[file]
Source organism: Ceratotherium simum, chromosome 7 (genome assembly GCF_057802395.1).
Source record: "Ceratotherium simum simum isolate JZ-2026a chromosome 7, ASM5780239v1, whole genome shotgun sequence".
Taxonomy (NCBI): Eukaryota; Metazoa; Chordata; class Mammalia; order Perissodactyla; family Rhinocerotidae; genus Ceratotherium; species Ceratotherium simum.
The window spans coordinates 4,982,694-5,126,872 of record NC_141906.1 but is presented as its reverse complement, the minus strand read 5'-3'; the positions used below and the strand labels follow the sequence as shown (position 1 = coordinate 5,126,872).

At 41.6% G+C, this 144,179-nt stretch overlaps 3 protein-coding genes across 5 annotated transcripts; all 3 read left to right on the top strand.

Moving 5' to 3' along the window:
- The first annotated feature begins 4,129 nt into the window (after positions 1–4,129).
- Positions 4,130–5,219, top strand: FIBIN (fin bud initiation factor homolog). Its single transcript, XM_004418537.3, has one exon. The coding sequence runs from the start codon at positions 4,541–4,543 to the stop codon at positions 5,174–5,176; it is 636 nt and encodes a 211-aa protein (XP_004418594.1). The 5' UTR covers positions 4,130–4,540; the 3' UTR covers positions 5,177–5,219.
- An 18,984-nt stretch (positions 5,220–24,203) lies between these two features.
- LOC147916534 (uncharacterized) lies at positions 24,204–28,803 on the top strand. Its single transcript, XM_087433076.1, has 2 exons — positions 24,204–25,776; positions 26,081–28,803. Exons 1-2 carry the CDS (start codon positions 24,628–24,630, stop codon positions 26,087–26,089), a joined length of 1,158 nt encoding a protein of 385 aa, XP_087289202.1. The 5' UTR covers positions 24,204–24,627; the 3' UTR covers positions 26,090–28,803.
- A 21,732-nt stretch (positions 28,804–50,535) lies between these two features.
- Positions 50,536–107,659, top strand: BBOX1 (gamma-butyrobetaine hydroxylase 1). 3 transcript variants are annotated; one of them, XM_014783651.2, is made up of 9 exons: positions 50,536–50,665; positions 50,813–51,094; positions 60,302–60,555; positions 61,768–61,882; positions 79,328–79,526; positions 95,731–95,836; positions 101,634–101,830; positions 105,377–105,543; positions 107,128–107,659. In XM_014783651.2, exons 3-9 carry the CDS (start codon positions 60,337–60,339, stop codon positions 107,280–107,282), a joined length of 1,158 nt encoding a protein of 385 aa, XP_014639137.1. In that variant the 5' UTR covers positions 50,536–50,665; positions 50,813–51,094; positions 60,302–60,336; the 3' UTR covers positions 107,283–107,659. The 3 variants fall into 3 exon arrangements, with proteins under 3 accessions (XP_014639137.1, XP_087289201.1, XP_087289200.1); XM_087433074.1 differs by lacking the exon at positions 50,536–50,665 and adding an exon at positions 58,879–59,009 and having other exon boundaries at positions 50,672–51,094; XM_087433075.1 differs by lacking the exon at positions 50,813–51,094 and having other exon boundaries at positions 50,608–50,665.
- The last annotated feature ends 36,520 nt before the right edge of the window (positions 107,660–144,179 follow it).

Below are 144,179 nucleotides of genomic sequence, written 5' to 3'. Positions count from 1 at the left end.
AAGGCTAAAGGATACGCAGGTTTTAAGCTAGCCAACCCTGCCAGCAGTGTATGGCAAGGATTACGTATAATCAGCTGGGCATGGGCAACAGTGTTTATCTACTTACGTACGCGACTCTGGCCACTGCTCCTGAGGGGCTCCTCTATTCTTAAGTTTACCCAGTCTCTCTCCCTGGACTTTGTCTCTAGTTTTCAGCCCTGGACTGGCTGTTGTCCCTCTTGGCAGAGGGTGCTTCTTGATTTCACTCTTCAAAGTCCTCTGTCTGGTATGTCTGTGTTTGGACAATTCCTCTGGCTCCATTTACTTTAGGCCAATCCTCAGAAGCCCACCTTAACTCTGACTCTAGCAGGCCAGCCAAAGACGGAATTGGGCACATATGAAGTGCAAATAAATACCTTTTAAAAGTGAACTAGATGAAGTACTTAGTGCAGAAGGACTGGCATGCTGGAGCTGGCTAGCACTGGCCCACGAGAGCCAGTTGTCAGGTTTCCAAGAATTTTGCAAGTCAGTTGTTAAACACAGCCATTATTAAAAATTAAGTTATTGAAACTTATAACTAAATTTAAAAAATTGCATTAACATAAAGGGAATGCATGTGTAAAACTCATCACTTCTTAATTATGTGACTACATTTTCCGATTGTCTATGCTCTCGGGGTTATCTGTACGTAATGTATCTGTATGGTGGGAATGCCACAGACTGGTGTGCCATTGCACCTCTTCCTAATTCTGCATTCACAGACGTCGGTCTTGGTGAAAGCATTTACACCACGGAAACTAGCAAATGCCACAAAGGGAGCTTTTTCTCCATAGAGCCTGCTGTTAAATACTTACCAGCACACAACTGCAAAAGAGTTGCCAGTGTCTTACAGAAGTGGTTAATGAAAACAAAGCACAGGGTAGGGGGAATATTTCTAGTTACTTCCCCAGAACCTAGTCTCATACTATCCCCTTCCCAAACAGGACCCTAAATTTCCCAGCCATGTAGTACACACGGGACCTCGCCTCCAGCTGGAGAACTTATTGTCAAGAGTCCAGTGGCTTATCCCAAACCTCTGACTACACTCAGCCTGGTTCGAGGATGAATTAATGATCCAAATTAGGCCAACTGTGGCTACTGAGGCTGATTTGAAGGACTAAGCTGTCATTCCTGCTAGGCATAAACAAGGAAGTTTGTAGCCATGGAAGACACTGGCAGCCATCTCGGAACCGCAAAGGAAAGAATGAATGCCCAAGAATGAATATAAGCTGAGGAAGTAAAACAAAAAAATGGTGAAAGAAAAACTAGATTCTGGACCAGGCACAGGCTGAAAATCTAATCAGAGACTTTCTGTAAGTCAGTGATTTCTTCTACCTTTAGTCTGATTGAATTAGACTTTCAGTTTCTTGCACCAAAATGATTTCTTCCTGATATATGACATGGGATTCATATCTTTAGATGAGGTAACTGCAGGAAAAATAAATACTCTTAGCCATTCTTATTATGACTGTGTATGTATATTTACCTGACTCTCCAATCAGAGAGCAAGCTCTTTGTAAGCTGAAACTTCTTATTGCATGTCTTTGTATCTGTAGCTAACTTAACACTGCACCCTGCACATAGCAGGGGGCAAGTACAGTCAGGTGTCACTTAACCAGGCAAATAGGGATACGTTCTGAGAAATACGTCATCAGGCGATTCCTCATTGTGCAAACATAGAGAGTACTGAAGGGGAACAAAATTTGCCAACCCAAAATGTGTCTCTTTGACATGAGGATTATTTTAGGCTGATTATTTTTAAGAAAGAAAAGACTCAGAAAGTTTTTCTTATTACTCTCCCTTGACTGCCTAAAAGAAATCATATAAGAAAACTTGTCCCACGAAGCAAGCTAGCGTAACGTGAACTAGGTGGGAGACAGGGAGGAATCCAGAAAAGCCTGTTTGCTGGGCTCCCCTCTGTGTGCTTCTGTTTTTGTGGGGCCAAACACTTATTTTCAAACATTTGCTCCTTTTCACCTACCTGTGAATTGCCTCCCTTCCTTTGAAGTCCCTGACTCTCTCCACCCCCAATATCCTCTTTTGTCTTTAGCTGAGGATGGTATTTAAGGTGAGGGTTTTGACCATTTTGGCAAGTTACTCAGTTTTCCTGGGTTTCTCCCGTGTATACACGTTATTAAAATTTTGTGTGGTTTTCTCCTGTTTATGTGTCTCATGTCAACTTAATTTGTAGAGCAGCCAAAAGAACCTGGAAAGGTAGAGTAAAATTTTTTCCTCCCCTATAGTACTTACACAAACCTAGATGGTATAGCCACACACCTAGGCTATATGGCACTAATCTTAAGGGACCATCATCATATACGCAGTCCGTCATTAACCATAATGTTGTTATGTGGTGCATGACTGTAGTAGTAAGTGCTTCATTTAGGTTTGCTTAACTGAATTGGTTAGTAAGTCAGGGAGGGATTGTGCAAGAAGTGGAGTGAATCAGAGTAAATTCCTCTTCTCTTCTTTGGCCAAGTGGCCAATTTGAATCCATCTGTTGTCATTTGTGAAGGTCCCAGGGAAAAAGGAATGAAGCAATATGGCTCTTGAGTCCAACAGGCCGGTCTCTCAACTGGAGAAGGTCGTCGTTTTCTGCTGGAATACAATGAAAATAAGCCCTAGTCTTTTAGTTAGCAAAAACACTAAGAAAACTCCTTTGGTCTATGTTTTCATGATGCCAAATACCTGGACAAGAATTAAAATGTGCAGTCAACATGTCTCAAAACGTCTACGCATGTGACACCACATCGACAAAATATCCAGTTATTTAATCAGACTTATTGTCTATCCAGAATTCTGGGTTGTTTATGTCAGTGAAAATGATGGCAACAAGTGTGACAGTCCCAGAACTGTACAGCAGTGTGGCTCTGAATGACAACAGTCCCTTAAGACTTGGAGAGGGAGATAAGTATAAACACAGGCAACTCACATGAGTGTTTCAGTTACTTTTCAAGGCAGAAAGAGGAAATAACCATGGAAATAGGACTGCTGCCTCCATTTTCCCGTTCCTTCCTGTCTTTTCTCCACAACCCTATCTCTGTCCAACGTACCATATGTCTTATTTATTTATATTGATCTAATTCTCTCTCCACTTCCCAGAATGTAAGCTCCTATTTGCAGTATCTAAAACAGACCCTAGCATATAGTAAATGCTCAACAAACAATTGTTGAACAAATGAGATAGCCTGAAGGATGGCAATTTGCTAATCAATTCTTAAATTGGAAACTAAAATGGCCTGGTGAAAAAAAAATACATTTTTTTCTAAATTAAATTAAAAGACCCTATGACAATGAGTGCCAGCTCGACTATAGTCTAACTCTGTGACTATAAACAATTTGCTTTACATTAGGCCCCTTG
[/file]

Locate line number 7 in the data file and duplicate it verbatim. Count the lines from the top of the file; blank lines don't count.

- The first annotated feature begins 4,129 nt into the window (after positions 1–4,129).